29 September 2008

What the Credit Freeze Really Means

A number of people have commented to me that they didn't really understand what was meant by a credit freeze. They seemed to be having no trouble borrowing, even if their credit ratings weren't great.

First and foremost, the credit freeze is at the bank-to-bank level. You may think this is very odd (I know I'm still wrapping my head around it), but a lot of our economy is based on banks lending money to other banks! There's a constant swirl of loans that swirl around the banking industry. Quite a bit of this borrowing appears to be a case of borrwing from Peter to lend to Paul. No, I don't understand this yet, but when I do, I'll explain it!

At any rate, generally, the interest rate at which banks lend to each other is fixed by the Federal Reserve. When they talk about the Fed cutting or raising rates, this is often the rate they're talking about.

The current rate is 2%, but banks are ignoring that. They're demanding at least 4% from each other. So in other words, the credit is available, but it's expensive.

This means that banks are either balking at taking out such loans from one another, or passing the pain on to the people they, in turn, are lending to. So, for example, a business that should have been able to get a decent construction loan at (to pull a number out of thin air) 7% now will have to pay 9%.

This, in turn, may be more than that business (or individual, for that matter) feels they can pay. The rate of interest figures heavily into many borrowing decisions. Consider how many people started to buy homes as mortgage rates started to fall below 7%% a little over a decade ago (speaking as someone who bought into that wave).

So: it's not so much that nobody's lending. It's that nobody's lending cheaply, and many people who rely on credit as part of their capital model are finding the extra cost of borrowing too high.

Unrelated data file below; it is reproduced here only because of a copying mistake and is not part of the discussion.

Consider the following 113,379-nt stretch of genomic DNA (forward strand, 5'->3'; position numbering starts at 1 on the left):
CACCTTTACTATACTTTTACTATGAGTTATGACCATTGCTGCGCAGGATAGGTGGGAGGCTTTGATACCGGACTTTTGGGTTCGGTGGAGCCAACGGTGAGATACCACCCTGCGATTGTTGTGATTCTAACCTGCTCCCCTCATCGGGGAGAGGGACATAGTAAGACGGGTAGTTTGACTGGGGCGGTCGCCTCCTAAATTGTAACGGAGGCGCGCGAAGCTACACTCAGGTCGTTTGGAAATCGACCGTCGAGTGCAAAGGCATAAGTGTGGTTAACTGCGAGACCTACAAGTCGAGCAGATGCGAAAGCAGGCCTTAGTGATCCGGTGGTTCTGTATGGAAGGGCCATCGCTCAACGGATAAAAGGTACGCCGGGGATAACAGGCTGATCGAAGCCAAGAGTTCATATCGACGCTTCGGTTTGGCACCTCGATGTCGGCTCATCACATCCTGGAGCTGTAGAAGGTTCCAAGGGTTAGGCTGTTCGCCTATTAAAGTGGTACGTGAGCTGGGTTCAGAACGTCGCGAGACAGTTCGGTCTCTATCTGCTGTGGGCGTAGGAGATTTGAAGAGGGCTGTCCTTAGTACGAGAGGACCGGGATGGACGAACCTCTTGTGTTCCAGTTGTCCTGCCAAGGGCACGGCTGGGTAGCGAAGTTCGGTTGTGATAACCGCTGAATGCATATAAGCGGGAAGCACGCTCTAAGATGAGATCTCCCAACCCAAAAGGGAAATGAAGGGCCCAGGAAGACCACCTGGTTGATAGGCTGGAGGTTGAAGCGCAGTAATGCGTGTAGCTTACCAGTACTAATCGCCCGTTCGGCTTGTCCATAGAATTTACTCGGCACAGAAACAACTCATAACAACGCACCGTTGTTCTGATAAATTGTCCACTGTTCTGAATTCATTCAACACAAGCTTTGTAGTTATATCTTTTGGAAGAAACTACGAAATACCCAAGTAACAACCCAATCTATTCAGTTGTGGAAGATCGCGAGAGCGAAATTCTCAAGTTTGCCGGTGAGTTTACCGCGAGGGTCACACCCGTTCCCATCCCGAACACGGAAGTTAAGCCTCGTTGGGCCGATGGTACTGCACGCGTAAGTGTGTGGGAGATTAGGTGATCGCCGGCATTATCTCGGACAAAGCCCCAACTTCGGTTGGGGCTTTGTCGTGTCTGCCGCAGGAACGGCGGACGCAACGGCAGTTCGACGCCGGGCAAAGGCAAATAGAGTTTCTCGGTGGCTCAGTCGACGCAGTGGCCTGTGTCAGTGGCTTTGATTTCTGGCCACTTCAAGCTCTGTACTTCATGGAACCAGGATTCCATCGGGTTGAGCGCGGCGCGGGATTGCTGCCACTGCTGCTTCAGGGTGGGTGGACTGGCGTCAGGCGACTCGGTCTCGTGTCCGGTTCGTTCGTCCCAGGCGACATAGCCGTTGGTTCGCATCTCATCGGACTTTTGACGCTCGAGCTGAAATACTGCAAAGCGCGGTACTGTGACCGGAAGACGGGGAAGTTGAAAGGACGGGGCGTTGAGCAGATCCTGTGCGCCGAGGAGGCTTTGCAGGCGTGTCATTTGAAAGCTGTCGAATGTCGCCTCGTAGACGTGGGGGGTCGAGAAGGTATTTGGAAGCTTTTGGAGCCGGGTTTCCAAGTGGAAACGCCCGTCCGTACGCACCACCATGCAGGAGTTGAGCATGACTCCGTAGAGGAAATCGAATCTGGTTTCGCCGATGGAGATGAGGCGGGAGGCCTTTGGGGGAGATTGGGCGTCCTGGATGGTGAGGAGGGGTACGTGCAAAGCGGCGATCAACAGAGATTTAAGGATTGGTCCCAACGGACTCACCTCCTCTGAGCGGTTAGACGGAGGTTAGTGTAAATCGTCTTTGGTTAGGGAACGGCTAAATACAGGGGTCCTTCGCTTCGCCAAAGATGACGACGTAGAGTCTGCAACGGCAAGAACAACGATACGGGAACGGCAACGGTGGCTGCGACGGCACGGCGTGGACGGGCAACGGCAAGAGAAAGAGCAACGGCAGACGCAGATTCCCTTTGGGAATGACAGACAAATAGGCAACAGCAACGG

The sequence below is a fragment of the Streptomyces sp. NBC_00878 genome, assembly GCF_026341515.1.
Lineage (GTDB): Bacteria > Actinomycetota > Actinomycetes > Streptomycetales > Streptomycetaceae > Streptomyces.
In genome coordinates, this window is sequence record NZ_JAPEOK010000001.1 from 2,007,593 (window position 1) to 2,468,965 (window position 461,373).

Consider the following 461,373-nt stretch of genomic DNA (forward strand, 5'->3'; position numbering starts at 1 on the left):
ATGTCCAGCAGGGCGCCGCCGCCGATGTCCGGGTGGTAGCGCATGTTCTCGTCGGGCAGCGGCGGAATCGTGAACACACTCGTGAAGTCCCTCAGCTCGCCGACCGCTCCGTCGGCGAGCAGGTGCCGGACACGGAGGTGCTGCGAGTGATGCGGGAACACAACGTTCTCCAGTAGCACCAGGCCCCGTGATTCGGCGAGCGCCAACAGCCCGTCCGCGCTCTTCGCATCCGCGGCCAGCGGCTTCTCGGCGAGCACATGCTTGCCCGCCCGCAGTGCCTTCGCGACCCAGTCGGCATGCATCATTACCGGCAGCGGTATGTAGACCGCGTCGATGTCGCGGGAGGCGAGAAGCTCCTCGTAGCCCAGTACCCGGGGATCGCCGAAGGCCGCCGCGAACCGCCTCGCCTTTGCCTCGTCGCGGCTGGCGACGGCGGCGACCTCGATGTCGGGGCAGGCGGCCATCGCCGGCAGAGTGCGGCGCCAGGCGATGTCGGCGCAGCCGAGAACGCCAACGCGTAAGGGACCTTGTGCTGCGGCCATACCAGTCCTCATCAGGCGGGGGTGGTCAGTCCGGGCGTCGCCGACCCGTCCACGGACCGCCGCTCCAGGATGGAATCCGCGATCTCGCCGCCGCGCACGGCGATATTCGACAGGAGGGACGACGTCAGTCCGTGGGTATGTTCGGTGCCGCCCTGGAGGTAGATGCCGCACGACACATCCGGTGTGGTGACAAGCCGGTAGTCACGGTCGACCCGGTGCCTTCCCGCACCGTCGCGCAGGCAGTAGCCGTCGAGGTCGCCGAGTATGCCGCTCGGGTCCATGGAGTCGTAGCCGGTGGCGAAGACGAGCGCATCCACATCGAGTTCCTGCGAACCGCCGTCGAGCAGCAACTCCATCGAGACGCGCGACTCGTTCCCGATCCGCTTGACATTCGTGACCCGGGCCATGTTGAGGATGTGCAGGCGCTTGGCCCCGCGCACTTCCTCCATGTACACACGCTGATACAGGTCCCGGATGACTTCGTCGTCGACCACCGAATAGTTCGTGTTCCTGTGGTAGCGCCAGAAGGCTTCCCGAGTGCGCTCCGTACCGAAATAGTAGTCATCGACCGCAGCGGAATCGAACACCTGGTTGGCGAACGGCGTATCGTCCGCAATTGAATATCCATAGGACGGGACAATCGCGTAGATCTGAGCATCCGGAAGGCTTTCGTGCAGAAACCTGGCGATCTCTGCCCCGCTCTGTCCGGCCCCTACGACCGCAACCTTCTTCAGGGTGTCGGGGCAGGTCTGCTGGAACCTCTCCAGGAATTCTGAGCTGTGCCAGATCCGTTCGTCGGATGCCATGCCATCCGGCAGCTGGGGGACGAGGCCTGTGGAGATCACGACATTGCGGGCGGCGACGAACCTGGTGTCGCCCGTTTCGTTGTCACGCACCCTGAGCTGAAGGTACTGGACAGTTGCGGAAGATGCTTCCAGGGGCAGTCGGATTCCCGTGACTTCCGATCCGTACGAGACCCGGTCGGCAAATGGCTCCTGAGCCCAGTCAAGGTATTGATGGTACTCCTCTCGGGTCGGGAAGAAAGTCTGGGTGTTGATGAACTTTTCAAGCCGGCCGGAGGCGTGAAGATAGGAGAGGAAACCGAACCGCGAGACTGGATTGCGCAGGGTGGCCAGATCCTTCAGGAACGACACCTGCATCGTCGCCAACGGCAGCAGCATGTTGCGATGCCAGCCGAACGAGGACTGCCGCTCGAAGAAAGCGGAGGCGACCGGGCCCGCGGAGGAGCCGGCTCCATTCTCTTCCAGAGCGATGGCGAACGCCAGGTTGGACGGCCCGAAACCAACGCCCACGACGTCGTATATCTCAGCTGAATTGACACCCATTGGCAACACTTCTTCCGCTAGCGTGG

earnan said...

One of the reasons banks loan each other money is that any federally insured bank (or perhaps any deposit financial institution) is required to have at least a percentage of the customers' deposits available as liquid money.

Assume the amount is 3%.

If a bank has taken in $100 in deposits, they must have at least $3 available in their accounts to return to the customer. This means they can only invest 97% of it in other things. If their investments happen to go above 97% of the customer deposits, they have to borrow money to cover up to the 3%.

This is what the Prime Rate is.

chesther said...

Two things...

The rates that the Fed sets are the rates that the Fed charges the banks for overnight loans. The bank-to-bank rates are, as you say, set by the market. An example of this is the LIBOR, the London Inter-Bank Overnight Rate, which is often referenced as a benchmark for mortgages, credit cards, and the like.

The real *fear* going on right now, and according to some it is actually happening, is that banks are, in fact, unwilling to lend to each other. In many cases those short-term loans are backed by collateral, and nobody wants mortgage-backed securities as collateral right now. In many cases, the lender is just afraid that the borrower will go bankrupt or get seized or bought out overnight and they won't get their money back (or at least not all of it and not in a timely fashion). Thus, what is so eloquently called a "liquidity crisis" and why the Fed has been printing money as fast as it can.

In the wise words of the esteemed Mr. Joker from the first Batman movie (i.e. the Jack Nicholson version): "This town needs an enema."